Coming out of winter, from the bottom, we have an empty shallow of drawn comb, the deep brood chamber, and two shallows of capped honey. In stores, that's equivalent to a double deep, properly prepared in the fall. In this area, we don't need the extra shallow of honey overhead, but it insures we have a full box of capped honey in late winter to checkerboard. We only had to sacrifice that extra box of honey for the first season of config change. After that, the increased production more than compensated for the loss.
Investment in future gain.
A pollen box was added below the basic deep to improve wintering. In late winter that's the empty box of drawn comb at the bottom. During the spring buildup, when the first shallow above the deep is filled with brood by expansion, that shallow is moved below the deep. Taking advantage of colony preference for rearing brood in a deep, the pollen box is backfilled with pollen in early spring, while pollen is plentiful. The pollen in the pollen box is only filled about a half cell depth and is fully fermented - giving it a dark, ugly look. We believe it is reserved for the fall buildup to rear wintering bees - consumption of that "bee bread" starts in early August, and the box is empty going into winter. We leave it in place overwinter and it is on site for checkerboarding in the following season.
If you would like to test CB, nobody is more interested in the results than I. Would be happy to help in any way I can. We don't get many reports of it not working.
I asked earlier if you were using "jumbos." Some areas of Europe use the larger Dadant box style. Don't remember a response to the question. CB would be difficult to apply to that type overwintering set up. And you did mention wintering in singles.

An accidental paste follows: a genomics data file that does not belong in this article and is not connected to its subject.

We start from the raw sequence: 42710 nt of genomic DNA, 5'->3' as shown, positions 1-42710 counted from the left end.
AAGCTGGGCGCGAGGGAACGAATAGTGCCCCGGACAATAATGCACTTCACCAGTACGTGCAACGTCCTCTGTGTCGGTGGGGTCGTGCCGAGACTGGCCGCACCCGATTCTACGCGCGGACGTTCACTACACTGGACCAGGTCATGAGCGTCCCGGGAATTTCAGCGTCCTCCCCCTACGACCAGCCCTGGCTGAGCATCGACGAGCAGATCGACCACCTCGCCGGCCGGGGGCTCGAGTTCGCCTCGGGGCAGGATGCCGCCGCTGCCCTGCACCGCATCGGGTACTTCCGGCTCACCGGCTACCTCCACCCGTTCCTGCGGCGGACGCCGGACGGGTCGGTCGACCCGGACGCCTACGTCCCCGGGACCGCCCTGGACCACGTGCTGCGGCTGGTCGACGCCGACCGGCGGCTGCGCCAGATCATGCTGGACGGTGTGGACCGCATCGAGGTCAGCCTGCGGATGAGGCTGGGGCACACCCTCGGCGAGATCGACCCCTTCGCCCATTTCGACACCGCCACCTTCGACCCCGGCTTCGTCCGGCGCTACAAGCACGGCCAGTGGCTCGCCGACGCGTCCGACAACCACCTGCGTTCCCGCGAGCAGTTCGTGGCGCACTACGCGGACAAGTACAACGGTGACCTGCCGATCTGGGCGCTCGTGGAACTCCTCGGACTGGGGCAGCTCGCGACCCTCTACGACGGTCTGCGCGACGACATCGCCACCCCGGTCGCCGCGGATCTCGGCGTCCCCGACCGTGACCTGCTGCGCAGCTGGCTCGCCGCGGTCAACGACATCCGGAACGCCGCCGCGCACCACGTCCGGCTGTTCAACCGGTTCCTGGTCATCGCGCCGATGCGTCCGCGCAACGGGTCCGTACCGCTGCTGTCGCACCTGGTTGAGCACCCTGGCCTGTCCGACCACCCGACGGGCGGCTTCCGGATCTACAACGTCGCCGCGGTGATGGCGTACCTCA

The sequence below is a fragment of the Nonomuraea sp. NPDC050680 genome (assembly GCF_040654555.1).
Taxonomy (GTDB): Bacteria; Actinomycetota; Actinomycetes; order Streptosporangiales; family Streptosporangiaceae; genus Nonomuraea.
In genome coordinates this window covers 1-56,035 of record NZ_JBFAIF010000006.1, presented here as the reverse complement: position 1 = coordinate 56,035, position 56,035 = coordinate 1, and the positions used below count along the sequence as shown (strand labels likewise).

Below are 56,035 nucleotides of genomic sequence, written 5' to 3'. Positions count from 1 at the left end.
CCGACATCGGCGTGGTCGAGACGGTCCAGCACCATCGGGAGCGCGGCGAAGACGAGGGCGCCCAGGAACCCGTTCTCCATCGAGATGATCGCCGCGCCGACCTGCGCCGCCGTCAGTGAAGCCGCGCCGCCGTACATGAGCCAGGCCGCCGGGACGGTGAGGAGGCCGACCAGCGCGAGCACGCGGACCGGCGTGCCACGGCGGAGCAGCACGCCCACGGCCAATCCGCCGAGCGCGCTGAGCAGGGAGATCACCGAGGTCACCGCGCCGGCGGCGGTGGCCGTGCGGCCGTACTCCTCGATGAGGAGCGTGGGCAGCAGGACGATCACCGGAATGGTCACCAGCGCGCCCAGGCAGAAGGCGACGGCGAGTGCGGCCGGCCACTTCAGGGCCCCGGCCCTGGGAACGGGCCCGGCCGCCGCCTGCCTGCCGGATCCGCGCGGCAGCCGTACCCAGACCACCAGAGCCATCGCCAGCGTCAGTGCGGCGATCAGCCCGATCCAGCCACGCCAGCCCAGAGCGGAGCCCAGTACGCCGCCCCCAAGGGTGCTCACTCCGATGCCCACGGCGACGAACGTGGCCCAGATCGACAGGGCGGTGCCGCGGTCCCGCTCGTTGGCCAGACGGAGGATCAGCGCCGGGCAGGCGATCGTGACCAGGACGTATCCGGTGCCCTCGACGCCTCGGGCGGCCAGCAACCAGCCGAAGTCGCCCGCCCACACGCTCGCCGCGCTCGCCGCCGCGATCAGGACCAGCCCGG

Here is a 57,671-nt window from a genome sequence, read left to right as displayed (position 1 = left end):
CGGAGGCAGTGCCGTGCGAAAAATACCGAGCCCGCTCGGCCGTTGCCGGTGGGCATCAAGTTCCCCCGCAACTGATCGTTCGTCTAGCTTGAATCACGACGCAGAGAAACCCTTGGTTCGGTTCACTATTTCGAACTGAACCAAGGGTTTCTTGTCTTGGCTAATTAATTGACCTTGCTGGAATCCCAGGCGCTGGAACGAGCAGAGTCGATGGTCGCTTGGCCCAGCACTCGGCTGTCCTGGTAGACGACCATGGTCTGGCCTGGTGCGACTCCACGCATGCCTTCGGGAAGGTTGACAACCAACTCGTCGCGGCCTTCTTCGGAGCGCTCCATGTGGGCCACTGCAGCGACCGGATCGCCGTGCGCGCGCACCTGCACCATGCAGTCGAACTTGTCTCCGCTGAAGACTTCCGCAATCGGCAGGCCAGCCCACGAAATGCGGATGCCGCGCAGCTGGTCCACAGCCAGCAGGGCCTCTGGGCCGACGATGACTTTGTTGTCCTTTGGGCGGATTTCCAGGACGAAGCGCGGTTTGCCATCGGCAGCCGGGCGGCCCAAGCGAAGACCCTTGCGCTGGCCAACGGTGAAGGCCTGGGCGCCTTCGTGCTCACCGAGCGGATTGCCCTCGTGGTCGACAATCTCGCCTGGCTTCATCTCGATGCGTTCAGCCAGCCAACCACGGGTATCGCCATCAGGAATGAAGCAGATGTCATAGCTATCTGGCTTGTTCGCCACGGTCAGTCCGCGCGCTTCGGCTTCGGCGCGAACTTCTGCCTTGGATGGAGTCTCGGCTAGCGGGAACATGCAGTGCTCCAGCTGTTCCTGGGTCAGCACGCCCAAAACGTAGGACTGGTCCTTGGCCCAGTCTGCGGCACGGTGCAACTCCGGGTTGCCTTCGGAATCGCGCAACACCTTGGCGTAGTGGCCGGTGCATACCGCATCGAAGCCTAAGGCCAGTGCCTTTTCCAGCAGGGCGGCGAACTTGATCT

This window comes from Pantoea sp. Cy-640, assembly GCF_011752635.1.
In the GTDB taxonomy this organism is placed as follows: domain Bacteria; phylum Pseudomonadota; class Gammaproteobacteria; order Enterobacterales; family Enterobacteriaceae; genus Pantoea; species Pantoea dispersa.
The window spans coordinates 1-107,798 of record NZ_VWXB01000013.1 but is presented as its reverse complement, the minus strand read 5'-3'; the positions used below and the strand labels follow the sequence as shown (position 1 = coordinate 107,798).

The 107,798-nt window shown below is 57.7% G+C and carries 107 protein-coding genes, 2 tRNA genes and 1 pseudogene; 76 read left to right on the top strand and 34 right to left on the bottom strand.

You will if you put a queen excluder under the box and the queen inside of it. Sorry, could not resist.
But all else being equal, I have observed that a queen will be found in a deep box more often than a medium one. I cannot per se ask a queen if she likes it there. I cannot even ask her entourage if they force her into a deep box. But what we cannot ask we can observe, no?
Well if you are going to use queen excluders then maybe what you observe is a result of what you do. Set your hive up with a deep on the top and four mediums on the bottom and then tell us what your observations are.
Don,t screw with the hive. Leave it alone. Just walk away.
Zone 5a, Practicing non-intervention beekeeping
You mean that after checkerboarding you have another broodnest manipulation? I thought all you had to do was checkerboard, and then super properly for the rest of the flow. You place the top brood box (shallow of brood from expansion) below the bottom brood box. The queen moves up to establish the deep as her central brood chamber. Is that correct?
This sounds just like what I do. Super early...checkerboarding is a form of early supering. Reverse brood chamber...move shallow of brood below deep chamber.
And what happens if you don't move that super of brood below the deep?
There are indeed many ways to prevent swarming. But there are only a few ways that prevent swarming AND make an optimum crop of honey. I think this is one time I would agree that it is not possible to breed the swarming propensity out of bees, but it still makes sense to breed bees with LESS of a swarming propensity because it makes colony manipulations to prevent swarming much more effective.
DarJones - 46 years, 16 colonies (max 40), sideliner, treatment free since 2005, 11 frame broodnest, small cell